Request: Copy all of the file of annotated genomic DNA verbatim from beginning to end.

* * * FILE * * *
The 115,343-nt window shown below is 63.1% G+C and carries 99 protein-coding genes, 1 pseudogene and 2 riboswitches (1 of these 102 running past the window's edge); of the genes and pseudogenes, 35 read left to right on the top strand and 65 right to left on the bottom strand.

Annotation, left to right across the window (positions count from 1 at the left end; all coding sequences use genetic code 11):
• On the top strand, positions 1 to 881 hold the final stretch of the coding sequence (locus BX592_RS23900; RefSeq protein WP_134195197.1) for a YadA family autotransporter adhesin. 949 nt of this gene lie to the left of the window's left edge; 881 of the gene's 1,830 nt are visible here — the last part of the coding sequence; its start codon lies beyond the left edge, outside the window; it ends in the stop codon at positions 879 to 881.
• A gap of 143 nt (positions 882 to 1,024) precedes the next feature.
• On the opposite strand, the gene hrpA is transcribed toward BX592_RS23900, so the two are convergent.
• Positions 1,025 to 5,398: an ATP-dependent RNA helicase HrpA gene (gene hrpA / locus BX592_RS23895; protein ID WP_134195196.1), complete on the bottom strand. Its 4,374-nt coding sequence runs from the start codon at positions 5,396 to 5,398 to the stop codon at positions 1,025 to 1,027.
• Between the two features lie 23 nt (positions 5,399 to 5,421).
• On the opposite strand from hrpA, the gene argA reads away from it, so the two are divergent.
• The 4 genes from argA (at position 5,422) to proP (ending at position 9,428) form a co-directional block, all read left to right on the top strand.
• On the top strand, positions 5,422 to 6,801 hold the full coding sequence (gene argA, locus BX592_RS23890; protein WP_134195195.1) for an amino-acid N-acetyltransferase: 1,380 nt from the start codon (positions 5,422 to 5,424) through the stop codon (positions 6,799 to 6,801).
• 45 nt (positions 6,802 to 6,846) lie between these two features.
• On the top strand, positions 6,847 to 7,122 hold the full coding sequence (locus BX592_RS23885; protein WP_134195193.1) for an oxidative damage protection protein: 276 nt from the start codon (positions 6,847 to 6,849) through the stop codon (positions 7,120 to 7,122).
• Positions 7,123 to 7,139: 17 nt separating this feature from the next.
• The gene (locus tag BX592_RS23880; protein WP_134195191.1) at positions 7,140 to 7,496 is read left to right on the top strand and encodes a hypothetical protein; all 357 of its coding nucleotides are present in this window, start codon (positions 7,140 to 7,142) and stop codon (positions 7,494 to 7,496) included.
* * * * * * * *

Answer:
The 115,343-nt window shown below is 63.1% G+C and carries 99 protein-coding genes, 1 pseudogene and 2 riboswitches (1 of these 102 running past the window's edge); of the genes and pseudogenes, 35 read left to right on the top strand and 65 right to left on the bottom strand.

Annotation, left to right across the window (positions count from 1 at the left end; all coding sequences use genetic code 11):
• On the top strand, positions 1 to 881 hold the final stretch of the coding sequence (locus BX592_RS23900; RefSeq protein WP_134195197.1) for a YadA family autotransporter adhesin. 949 nt of this gene lie to the left of the window's left edge; 881 of the gene's 1,830 nt are visible here — the last part of the coding sequence; its start codon lies beyond the left edge, outside the window; it ends in the stop codon at positions 879 to 881.
• A gap of 143 nt (positions 882 to 1,024) precedes the next feature.
• On the opposite strand, the gene hrpA is transcribed toward BX592_RS23900, so the two are convergent.
• Positions 1,025 to 5,398: an ATP-dependent RNA helicase HrpA gene (gene hrpA / locus BX592_RS23895; protein ID WP_134195196.1), complete on the bottom strand. Its 4,374-nt coding sequence runs from the start codon at positions 5,396 to 5,398 to the stop codon at positions 1,025 to 1,027.
• Between the two features lie 23 nt (positions 5,399 to 5,421).
• On the opposite strand from hrpA, the gene argA reads away from it, so the two are divergent.
• The 4 genes from argA (at position 5,422) to proP (ending at position 9,428) form a co-directional block, all read left to right on the top strand.
• On the top strand, positions 5,422 to 6,801 hold the full coding sequence (gene argA, locus BX592_RS23890; protein WP_134195195.1) for an amino-acid N-acetyltransferase: 1,380 nt from the start codon (positions 5,422 to 5,424) through the stop codon (positions 6,799 to 6,801).
• 45 nt (positions 6,802 to 6,846) lie between these two features.
• On the top strand, positions 6,847 to 7,122 hold the full coding sequence (locus BX592_RS23885; protein WP_134195193.1) for an oxidative damage protection protein: 276 nt from the start codon (positions 6,847 to 6,849) through the stop codon (positions 7,120 to 7,122).
• Positions 7,123 to 7,139: 17 nt separating this feature from the next.
• The gene (locus tag BX592_RS23880; protein WP_134195191.1) at positions 7,140 to 7,496 is read left to right on the top strand and encodes a hypothetical protein; all 357 of its coding nucleotides are present in this window, start codon (positions 7,140 to 7,142) and stop codon (positions 7,494 to 7,496) included.